Sometimes punctuation is tricky! Some have dots, some have dots with a tail coming out of them, and some have both. When they look similar, how can we tell them apart and use them in the right instance? One of the hardest punctuation mark to get straight is the colon, especially when our gut instinct tells us to use a comma.


1. When a clause in a sentence gives a more specific explanation of the previous clause as long as it follows an independent clause.

       A. Here's an example done correctly: She liked her hair styled a particular way: pulled back in a ponytail with her bangs swooped to the side.

       B. Here's an example of this done incorrectly: She liked her hair style like: pulled back in a ponytail with her bangs swooped to the side.

2. When introducing a list as long as it follows an independent clause.

       A. Here's an example of this done correctly: After evaluating her cart, Tamara checked off the items she'd gotten from her shopping list: cinnamon, bagels, and laundry detergent.

       B. Here's an example of this done incorrectly: After evaluating her cart, Tamara checked off: cinnamon, bagels, and laundry detergent from her list.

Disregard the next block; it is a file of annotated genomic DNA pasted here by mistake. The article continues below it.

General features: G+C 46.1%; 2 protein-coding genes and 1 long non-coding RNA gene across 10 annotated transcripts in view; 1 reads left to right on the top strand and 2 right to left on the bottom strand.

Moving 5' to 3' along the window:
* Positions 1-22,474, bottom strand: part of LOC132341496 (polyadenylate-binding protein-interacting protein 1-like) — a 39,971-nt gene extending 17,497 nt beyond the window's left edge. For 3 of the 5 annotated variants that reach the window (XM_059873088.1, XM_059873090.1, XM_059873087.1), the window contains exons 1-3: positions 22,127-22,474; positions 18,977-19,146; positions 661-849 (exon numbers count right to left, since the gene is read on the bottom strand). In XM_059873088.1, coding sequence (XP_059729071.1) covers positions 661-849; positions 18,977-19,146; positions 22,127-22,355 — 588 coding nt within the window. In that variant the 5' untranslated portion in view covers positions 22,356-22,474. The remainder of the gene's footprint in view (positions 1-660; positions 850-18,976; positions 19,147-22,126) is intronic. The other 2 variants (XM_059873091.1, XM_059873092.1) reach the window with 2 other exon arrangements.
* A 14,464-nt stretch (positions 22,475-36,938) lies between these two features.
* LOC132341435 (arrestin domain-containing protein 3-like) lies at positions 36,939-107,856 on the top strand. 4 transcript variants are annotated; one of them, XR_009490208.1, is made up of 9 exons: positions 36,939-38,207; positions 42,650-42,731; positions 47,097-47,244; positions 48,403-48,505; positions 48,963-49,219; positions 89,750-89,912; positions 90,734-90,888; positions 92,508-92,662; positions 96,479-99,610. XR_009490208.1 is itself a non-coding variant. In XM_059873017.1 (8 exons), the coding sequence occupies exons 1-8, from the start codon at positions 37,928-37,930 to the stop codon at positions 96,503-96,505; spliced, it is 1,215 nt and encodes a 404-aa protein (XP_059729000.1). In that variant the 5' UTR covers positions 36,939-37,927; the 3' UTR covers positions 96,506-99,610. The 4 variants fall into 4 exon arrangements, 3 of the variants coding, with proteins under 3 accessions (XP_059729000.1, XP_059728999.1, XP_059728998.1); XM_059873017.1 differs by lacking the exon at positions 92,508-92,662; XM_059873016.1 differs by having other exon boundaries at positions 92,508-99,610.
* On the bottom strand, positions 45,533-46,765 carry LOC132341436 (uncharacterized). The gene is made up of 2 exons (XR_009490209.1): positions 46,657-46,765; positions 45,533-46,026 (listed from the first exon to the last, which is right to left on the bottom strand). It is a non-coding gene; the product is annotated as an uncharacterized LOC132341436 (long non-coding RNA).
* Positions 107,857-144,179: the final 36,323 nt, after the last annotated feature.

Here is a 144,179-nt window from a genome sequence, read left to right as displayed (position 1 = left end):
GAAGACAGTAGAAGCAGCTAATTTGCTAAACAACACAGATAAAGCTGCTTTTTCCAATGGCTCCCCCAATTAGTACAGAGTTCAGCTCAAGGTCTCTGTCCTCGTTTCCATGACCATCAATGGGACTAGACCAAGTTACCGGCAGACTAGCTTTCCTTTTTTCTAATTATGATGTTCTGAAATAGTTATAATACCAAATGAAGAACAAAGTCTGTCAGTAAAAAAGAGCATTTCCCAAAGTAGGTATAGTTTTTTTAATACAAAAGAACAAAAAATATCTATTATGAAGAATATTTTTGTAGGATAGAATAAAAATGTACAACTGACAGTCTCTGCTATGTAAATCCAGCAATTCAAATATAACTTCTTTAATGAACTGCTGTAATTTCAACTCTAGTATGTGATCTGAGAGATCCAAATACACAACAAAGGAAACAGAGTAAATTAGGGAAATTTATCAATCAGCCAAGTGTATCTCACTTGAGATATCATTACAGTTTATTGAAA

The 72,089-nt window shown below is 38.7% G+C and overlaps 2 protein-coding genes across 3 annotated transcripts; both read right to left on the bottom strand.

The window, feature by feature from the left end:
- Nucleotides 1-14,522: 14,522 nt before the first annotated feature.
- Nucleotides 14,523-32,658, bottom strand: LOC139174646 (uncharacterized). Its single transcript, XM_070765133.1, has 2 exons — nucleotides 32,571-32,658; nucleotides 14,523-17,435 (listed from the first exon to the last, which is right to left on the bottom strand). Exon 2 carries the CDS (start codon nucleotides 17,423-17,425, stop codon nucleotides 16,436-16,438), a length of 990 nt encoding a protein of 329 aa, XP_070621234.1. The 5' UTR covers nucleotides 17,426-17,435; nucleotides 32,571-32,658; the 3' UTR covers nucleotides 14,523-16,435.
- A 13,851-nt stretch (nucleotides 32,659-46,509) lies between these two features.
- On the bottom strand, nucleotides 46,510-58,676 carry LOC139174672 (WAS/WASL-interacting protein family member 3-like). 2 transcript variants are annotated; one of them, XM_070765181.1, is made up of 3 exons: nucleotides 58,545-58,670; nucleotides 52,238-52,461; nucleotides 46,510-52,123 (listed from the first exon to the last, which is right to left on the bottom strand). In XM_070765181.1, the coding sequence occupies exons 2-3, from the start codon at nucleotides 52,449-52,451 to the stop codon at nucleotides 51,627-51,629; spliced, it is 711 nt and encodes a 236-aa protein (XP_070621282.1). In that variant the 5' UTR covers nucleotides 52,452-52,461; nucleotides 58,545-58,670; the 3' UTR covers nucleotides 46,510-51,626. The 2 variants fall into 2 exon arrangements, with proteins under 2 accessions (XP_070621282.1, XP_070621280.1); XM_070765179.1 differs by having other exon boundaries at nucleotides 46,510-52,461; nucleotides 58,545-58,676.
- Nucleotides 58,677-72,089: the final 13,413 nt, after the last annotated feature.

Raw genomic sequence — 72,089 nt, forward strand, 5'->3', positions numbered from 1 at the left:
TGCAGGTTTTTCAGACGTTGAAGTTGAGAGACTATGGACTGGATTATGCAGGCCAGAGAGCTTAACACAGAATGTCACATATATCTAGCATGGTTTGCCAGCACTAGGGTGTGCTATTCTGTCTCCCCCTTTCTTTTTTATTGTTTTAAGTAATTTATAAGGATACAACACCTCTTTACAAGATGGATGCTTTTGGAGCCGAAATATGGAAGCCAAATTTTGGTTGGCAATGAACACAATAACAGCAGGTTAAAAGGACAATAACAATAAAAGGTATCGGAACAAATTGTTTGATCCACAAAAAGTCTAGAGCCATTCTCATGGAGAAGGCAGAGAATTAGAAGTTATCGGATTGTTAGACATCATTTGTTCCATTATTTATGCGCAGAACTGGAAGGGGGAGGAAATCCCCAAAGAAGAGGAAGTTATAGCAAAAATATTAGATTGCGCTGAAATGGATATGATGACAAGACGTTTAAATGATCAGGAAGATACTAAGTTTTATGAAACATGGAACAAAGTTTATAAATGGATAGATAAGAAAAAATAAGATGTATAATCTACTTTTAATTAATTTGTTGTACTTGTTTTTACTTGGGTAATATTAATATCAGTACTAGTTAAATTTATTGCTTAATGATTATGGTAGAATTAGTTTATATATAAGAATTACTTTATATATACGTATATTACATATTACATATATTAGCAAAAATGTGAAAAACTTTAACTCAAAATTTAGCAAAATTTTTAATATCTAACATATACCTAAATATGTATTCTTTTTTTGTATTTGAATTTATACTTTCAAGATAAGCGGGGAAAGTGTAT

3. When presenting a quotation as long as it follows an independent clause.

       A. Here's an example of this done correctly: Victims of mental health issues are more likely to develop physical health problems as well, and Dr. Robert Conrad agrees: "Depression can lower the immune system, making these individuals more susceptible to illnesses and common colds."

       B. Here's an example of this done incorrectly: Victims of mental health issues are more likely to develop physical health problems as well, and Dr. Robert Conrad agrees that: "Depression can lower the immune system, making these individuals more susceptible to illnesses and common colds."

In bold, it's noted that in all of these circumstances, the colon must follow an independent clause, meaning that what's before the colon can stand completely on its own and still make sense. The two examples for the last rule seem similar, but including "that" directly before the colon makes it incorrect; "Dr. Robert Conrad agrees that" is not an independent clause. That rule is true for most text: sentences and paragraphs that flow together. However, one could also use a colon at the end of a heading or subheading.

Hopefully, these tips and examples help you decide if a colon is the right form of punctuation for you to use! Happy writing!

Writing Scientific English

Writing is usually an exercise in maintaining clarity. Often being concise or brief is extolled. This is not the case with Scientific English. Newcomers to the field often don't comprehend that the objectives of writing good Scientific English have little to do with communication. Let's look at common reasons for writing Scientific English.

  1. To be published without embarrassing questions on the content of the article